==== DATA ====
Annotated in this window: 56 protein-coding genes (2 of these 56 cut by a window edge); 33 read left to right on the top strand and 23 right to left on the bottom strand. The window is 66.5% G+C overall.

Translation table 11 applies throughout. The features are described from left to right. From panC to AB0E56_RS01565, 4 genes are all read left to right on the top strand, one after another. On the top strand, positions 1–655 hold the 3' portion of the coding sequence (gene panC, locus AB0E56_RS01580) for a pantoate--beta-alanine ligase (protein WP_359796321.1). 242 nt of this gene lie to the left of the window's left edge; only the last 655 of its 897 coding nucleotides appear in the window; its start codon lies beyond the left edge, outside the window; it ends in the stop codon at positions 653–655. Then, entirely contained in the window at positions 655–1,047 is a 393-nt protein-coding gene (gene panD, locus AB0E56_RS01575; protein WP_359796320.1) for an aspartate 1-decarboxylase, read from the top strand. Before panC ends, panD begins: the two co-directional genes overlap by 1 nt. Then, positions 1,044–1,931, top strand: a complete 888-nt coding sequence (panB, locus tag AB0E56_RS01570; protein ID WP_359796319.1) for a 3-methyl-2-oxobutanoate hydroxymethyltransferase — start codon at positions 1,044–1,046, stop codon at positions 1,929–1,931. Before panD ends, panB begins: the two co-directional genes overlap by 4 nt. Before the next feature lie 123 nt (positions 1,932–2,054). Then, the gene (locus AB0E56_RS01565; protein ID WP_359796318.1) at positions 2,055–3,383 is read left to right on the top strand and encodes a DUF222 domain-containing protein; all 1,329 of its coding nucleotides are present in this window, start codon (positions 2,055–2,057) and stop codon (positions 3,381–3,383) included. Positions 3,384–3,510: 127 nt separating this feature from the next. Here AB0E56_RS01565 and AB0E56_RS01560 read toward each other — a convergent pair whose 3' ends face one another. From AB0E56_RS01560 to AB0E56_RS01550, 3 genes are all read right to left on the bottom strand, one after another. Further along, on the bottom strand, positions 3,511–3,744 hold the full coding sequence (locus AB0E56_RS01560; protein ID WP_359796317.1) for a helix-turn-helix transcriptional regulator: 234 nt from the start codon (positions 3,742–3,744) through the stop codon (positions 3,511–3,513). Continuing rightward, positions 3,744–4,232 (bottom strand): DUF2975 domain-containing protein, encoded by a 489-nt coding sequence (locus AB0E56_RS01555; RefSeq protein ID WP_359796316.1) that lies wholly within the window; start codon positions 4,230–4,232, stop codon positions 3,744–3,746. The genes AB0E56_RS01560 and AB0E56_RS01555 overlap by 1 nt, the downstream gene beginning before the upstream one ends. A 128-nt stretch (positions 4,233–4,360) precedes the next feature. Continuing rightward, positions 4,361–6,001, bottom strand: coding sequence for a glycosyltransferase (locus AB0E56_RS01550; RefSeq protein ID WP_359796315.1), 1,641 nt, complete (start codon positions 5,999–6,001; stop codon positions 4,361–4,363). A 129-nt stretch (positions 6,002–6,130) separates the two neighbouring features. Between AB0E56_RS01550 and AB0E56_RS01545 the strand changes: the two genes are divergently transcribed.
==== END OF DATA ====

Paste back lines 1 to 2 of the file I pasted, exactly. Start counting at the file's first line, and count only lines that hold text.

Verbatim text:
Annotated in this window: 56 protein-coding genes (2 of these 56 cut by a window edge); 33 read left to right on the top strand and 23 right to left on the bottom strand. The window is 66.5% G+C overall.

Translation table 11 applies throughout. The features are described from left to right. From panC to AB0E56_RS01565, 4 genes are all read left to right on the top strand, one after another. On the top strand, positions 1–655 hold the 3' portion of the coding sequence (gene panC, locus AB0E56_RS01580) for a pantoate--beta-alanine ligase (protein WP_359796321.1). 242 nt of this gene lie to the left of the window's left edge; only the last 655 of its 897 coding nucleotides appear in the window; its start codon lies beyond the left edge, outside the window; it ends in the stop codon at positions 653–655. Then, entirely contained in the window at positions 655–1,047 is a 393-nt protein-coding gene (gene panD, locus AB0E56_RS01575; protein WP_359796320.1) for an aspartate 1-decarboxylase, read from the top strand. Before panC ends, panD begins: the two co-directional genes overlap by 1 nt. Then, positions 1,044–1,931, top strand: a complete 888-nt coding sequence (panB, locus tag AB0E56_RS01570; protein ID WP_359796319.1) for a 3-methyl-2-oxobutanoate hydroxymethyltransferase — start codon at positions 1,044–1,046, stop codon at positions 1,929–1,931. Before panD ends, panB begins: the two co-directional genes overlap by 4 nt. Before the next feature lie 123 nt (positions 1,932–2,054). Then, the gene (locus AB0E56_RS01565; protein ID WP_359796318.1) at positions 2,055–3,383 is read left to right on the top strand and encodes a DUF222 domain-containing protein; all 1,329 of its coding nucleotides are present in this window, start codon (positions 2,055–2,057) and stop codon (positions 3,381–3,383) included. Positions 3,384–3,510: 127 nt separating this feature from the next. Here AB0E56_RS01565 and AB0E56_RS01560 read toward each other — a convergent pair whose 3' ends face one another. From AB0E56_RS01560 to AB0E56_RS01550, 3 genes are all read right to left on the bottom strand, one after another. Further along, on the bottom strand, positions 3,511–3,744 hold the full coding sequence (locus AB0E56_RS01560; protein ID WP_359796317.1) for a helix-turn-helix transcriptional regulator: 234 nt from the start codon (positions 3,742–3,744) through the stop codon (positions 3,511–3,513). Continuing rightward, positions 3,744–4,232 (bottom strand): DUF2975 domain-containing protein, encoded by a 489-nt coding sequence (locus AB0E56_RS01555; RefSeq protein ID WP_359796316.1) that lies wholly within the window; start codon positions 4,230–4,232, stop codon positions 3,744–3,746. The genes AB0E56_RS01560 and AB0E56_RS01555 overlap by 1 nt, the downstream gene beginning before the upstream one ends. A 128-nt stretch (positions 4,233–4,360) precedes the next feature. Continuing rightward, positions 4,361–6,001, bottom strand: coding sequence for a glycosyltransferase (locus AB0E56_RS01550; RefSeq protein ID WP_359796315.1), 1,641 nt, complete (start codon positions 5,999–6,001; stop codon positions 4,361–4,363). A 129-nt stretch (positions 6,002–6,130) separates the two neighbouring features. Between AB0E56_RS01550 and AB0E56_RS01545 the strand changes: the two genes are divergently transcribed.